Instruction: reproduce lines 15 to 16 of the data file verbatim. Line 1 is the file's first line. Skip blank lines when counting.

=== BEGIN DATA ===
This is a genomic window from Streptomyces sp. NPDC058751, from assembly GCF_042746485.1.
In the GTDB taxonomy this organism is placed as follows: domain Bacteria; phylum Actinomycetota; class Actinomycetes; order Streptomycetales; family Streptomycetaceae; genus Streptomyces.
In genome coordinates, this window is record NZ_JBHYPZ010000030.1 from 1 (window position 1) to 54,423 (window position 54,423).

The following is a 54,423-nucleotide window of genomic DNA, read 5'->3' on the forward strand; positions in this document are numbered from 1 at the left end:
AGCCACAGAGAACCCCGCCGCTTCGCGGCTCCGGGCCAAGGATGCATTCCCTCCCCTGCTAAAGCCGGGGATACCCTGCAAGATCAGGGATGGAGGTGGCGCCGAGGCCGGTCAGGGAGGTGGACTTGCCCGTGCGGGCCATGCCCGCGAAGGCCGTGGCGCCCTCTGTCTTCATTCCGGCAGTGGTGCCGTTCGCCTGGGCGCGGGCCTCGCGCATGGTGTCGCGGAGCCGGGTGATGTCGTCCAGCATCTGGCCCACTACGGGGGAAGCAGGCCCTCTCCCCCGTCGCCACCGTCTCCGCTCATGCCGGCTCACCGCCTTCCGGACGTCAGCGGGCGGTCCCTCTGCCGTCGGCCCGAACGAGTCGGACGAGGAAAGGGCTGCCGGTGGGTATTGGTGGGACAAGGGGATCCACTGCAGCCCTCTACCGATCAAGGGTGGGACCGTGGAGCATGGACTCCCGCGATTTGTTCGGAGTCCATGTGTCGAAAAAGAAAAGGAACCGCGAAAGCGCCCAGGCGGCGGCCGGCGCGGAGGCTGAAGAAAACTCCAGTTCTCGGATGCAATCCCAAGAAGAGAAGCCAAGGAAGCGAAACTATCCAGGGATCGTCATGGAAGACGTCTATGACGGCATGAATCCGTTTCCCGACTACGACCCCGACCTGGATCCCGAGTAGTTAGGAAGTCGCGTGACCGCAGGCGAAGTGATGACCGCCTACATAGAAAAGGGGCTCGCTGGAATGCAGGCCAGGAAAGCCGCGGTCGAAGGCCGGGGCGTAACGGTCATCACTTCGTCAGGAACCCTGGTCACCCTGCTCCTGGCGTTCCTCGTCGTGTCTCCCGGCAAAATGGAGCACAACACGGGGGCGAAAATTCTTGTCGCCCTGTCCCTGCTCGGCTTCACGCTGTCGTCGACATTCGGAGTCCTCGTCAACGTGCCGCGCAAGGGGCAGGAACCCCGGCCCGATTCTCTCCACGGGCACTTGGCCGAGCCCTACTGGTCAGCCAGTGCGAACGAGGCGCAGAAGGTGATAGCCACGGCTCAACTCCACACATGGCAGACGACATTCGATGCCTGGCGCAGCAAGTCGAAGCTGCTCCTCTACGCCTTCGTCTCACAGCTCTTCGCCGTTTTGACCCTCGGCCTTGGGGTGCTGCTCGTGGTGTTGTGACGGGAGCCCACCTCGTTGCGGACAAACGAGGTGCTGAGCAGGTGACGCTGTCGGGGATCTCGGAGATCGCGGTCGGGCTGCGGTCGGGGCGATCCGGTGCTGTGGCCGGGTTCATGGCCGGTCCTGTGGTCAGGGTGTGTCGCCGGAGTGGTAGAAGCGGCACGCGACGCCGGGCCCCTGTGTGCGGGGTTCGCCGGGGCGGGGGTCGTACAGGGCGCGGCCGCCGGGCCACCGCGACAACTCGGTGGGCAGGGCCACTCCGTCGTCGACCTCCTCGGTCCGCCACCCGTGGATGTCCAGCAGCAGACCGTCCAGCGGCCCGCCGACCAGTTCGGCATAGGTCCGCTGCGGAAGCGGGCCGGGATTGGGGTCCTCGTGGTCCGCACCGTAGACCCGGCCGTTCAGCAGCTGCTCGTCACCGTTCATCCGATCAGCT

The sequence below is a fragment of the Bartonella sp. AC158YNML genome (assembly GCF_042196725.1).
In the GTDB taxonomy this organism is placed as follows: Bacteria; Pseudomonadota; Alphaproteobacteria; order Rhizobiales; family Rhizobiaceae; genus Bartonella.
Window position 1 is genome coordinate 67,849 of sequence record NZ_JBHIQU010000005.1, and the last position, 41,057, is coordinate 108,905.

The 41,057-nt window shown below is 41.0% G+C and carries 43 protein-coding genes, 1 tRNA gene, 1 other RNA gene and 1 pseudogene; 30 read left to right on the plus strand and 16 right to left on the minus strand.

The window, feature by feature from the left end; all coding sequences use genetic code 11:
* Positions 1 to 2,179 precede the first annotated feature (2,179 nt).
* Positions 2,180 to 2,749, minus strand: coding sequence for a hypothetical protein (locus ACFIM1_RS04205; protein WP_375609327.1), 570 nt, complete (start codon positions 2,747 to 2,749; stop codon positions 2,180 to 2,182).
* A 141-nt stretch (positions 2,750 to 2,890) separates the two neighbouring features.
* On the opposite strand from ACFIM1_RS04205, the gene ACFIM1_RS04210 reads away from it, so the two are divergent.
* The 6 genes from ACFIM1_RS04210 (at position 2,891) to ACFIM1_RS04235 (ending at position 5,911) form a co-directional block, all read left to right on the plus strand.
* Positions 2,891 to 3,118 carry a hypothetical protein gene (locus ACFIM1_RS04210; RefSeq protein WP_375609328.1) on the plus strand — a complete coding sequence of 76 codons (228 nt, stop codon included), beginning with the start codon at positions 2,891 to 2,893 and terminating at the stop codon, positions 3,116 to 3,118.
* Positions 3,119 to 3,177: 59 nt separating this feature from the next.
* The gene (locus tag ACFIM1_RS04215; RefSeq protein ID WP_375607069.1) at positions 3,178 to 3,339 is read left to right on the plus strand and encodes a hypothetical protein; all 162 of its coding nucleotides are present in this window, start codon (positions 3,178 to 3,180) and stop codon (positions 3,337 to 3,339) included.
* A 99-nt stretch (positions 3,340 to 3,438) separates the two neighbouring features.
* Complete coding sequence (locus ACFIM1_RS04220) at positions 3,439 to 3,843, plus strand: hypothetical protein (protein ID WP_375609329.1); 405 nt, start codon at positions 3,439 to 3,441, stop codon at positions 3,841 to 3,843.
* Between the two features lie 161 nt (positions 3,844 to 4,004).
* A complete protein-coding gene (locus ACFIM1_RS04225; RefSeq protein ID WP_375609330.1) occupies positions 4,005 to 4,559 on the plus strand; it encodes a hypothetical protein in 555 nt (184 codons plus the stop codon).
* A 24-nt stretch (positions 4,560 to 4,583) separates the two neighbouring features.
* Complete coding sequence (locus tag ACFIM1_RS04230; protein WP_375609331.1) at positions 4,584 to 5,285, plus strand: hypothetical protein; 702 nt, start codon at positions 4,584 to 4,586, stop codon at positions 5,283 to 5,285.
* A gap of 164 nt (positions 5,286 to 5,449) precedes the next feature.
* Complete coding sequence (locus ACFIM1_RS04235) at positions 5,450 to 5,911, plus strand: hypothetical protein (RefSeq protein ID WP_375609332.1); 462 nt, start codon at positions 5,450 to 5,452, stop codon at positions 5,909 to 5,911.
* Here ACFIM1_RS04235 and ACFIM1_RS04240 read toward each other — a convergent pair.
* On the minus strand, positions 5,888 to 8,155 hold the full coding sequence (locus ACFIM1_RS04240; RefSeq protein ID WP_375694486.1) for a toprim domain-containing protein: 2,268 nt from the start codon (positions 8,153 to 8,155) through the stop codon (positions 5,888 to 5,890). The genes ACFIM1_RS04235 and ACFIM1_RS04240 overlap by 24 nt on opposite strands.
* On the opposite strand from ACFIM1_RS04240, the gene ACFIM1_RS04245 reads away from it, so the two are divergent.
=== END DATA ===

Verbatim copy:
* The 6 genes from ACFIM1_RS04210 (at position 2,891) to ACFIM1_RS04235 (ending at position 5,911) form a co-directional block, all read left to right on the plus strand.
* Positions 2,891 to 3,118 carry a hypothetical protein gene (locus ACFIM1_RS04210; RefSeq protein WP_375609328.1) on the plus strand — a complete coding sequence of 76 codons (228 nt, stop codon included), beginning with the start codon at positions 2,891 to 2,893 and terminating at the stop codon, positions 3,116 to 3,118.